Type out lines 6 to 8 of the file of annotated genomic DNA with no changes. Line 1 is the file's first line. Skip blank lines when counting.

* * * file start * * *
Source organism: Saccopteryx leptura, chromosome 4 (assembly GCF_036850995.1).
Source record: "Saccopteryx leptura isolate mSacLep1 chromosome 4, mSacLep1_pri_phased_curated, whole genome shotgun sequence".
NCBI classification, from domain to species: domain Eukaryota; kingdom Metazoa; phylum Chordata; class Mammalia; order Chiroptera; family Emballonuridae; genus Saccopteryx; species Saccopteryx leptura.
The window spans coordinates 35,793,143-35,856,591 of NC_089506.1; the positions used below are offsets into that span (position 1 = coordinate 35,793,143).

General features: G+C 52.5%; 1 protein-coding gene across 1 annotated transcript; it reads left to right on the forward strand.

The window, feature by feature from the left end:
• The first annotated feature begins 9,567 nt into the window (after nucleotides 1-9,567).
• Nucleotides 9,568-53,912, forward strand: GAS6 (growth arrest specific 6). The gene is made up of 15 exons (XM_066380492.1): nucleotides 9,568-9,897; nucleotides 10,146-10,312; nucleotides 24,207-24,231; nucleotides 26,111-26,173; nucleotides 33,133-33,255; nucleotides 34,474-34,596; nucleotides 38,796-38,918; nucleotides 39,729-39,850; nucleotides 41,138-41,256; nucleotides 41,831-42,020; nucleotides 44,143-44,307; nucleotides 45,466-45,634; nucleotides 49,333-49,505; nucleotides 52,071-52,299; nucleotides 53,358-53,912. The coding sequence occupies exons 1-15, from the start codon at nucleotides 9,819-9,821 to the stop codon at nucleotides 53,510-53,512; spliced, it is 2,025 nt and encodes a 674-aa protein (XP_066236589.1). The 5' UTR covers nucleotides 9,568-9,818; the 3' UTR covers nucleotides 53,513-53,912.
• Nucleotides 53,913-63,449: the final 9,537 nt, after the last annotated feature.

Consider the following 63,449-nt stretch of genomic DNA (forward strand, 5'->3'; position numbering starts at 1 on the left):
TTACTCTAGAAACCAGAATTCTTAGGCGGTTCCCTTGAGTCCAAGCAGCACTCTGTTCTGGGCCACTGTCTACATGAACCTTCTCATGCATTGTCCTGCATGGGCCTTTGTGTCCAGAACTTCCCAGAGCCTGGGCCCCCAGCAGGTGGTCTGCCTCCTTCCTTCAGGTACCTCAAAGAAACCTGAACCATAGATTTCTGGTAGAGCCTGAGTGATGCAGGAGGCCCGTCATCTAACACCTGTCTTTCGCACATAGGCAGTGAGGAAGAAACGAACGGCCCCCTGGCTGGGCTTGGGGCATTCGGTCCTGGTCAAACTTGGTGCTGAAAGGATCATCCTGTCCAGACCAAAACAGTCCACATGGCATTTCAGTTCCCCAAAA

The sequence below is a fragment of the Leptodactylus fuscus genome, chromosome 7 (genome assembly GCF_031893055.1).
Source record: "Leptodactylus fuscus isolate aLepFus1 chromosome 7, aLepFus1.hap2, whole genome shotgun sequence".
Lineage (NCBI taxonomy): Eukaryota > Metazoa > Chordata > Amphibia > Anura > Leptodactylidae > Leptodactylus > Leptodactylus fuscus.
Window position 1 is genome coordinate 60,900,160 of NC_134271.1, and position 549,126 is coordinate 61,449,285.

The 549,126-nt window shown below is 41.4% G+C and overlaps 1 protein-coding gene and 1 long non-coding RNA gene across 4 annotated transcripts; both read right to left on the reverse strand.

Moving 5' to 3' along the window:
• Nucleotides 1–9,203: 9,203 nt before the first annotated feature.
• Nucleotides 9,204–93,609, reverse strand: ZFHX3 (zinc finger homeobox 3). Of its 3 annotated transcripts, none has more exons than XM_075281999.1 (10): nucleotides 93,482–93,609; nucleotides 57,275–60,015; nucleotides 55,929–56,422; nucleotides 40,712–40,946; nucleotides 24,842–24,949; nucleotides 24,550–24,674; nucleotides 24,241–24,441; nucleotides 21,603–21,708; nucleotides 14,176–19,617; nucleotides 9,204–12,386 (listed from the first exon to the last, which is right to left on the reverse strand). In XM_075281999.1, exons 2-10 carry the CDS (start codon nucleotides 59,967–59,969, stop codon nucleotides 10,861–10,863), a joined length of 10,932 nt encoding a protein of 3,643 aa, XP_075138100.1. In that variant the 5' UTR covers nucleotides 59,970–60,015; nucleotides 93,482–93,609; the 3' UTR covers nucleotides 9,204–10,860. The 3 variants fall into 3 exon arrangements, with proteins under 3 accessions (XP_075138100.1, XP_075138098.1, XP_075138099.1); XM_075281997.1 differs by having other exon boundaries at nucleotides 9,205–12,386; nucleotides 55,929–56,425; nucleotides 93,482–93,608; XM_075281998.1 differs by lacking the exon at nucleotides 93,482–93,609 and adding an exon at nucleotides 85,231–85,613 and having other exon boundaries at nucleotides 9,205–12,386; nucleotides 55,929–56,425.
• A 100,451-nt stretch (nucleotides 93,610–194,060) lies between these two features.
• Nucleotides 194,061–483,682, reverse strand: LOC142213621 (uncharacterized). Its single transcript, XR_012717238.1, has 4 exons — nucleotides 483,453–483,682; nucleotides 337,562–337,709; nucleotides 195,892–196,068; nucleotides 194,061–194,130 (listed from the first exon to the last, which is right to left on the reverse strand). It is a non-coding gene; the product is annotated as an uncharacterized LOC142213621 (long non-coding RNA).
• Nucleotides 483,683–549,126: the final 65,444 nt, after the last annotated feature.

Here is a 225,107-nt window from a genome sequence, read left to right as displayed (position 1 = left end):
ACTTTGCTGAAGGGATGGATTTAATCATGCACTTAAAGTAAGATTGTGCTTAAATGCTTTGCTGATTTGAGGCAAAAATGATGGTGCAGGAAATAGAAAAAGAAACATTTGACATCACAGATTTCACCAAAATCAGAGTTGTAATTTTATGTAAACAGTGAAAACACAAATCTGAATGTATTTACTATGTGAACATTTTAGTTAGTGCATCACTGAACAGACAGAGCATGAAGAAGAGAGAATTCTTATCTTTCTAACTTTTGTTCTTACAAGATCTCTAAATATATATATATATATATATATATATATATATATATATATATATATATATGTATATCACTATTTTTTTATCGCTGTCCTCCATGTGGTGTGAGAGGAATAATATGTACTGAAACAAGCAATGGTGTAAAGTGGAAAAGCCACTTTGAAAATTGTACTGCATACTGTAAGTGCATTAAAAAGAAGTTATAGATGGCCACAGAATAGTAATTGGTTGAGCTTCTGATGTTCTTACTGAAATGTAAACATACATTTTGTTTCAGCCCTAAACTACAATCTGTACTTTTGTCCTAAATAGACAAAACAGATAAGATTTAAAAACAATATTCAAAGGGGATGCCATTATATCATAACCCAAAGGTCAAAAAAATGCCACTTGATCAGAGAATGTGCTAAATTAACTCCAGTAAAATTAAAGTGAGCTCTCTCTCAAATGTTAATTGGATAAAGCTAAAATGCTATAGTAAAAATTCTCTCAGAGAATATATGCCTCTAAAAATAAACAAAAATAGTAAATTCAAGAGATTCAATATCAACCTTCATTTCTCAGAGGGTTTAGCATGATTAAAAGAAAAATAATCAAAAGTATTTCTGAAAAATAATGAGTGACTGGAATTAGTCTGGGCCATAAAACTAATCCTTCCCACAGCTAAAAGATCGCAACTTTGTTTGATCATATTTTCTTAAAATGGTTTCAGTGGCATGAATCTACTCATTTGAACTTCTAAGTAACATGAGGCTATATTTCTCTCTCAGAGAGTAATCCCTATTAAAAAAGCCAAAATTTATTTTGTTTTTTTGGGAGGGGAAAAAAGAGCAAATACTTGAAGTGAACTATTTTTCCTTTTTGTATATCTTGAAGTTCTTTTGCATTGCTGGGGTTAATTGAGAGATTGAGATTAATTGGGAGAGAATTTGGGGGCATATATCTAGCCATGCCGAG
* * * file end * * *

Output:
The window, feature by feature from the left end:
• The first annotated feature begins 9,567 nt into the window (after nucleotides 1-9,567).
• Nucleotides 9,568-53,912, forward strand: GAS6 (growth arrest specific 6). The gene is made up of 15 exons (XM_066380492.1): nucleotides 9,568-9,897; nucleotides 10,146-10,312; nucleotides 24,207-24,231; nucleotides 26,111-26,173; nucleotides 33,133-33,255; nucleotides 34,474-34,596; nucleotides 38,796-38,918; nucleotides 39,729-39,850; nucleotides 41,138-41,256; nucleotides 41,831-42,020; nucleotides 44,143-44,307; nucleotides 45,466-45,634; nucleotides 49,333-49,505; nucleotides 52,071-52,299; nucleotides 53,358-53,912. The coding sequence occupies exons 1-15, from the start codon at nucleotides 9,819-9,821 to the stop codon at nucleotides 53,510-53,512; spliced, it is 2,025 nt and encodes a 674-aa protein (XP_066236589.1). The 5' UTR covers nucleotides 9,568-9,818; the 3' UTR covers nucleotides 53,513-53,912.